Enhancing pharmacovigilance in Nigeria: Challenges faced by NAFDAC in monitoring of Adverse Drug Reactions in Nigeria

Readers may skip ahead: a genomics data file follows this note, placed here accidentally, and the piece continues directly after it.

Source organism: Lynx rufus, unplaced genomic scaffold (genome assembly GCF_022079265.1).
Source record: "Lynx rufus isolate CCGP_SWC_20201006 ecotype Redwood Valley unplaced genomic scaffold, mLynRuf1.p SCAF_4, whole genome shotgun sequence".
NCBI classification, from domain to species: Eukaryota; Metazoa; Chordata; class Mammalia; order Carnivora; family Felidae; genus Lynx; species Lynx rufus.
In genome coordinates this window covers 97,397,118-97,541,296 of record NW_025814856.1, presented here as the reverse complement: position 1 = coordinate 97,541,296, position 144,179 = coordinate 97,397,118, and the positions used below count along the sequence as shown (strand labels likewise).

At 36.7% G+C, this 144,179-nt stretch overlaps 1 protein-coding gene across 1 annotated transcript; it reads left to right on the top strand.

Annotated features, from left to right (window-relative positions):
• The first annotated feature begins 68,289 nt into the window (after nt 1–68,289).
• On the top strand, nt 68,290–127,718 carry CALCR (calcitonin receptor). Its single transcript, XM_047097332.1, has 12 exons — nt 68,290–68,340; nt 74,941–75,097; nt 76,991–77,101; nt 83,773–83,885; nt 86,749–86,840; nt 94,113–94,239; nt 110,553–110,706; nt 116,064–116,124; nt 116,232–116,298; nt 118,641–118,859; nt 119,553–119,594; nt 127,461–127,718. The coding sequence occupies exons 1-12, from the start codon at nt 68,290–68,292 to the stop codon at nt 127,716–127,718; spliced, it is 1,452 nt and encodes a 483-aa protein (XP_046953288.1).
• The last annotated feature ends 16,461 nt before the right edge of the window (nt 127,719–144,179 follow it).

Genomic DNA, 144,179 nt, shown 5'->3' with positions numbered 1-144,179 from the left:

This study aims at identifying the challenges being faced by NAFDAC in the monitoring of adverse drug reactions (ADRS) and to proffer solutions for the purpose of enhancing pharmacovigilance activities in Nigeria. To achieve this, the study sought to determine if NAFDAC has the capability to monitor and address reported ADR cases, to identify the factors that hinder the effective monitoring of ADRs and to suggest recommendations that can improve the level of ADR monitoring in Nigeria. In conducting this study, the quantitative approach was used. A sample size of 152 was generated and data was collected through the aid of close-ended electronic survey questionnaires. Out of the 152 questionnaires administered to respondents, only 139 was answered and submitted. This shows a response rate of 91%. Descriptive statistics with the aid of the Statistical Package for Social Sciences (SPSS) version 20.0 was used to analyse obtained data and results were presented in frequencies and percentages in tables, pie charts and bar charts. In testing the study’s hypotheses, simple linear regression and Karl Pearson’s correlation were used. Findings from the study revealed that poor and inconsistent training of staff on recent developments in ADR monitoring, neglect of latest technological solutions in the monitoring of ADR, reluctance of most healthcare professionals to report ADR issues and the refusal of drug users to report experienced ADR issues remain the main factors that hinder NAFDAC from effectively carrying out ADR monitoring in the nation. The study recommends that regular trainings where staff’s knowledge are updated with current trends regarding ADR monitoring should be conducted. Also, NAFDAC should adopt the use of latest technological solutions in the monitoring practice of ADRs. Emphasis should be placed on the use of digitised reporting system to make the tracking of ADR cases easier and faster and a welldesigned educational program should be implemented to enlighten medical practitioners and users of pharmaceutical products on the need for the reporting of known ADR issues. Effecting these recommendations would improve the level of ADR monitoring in the nation.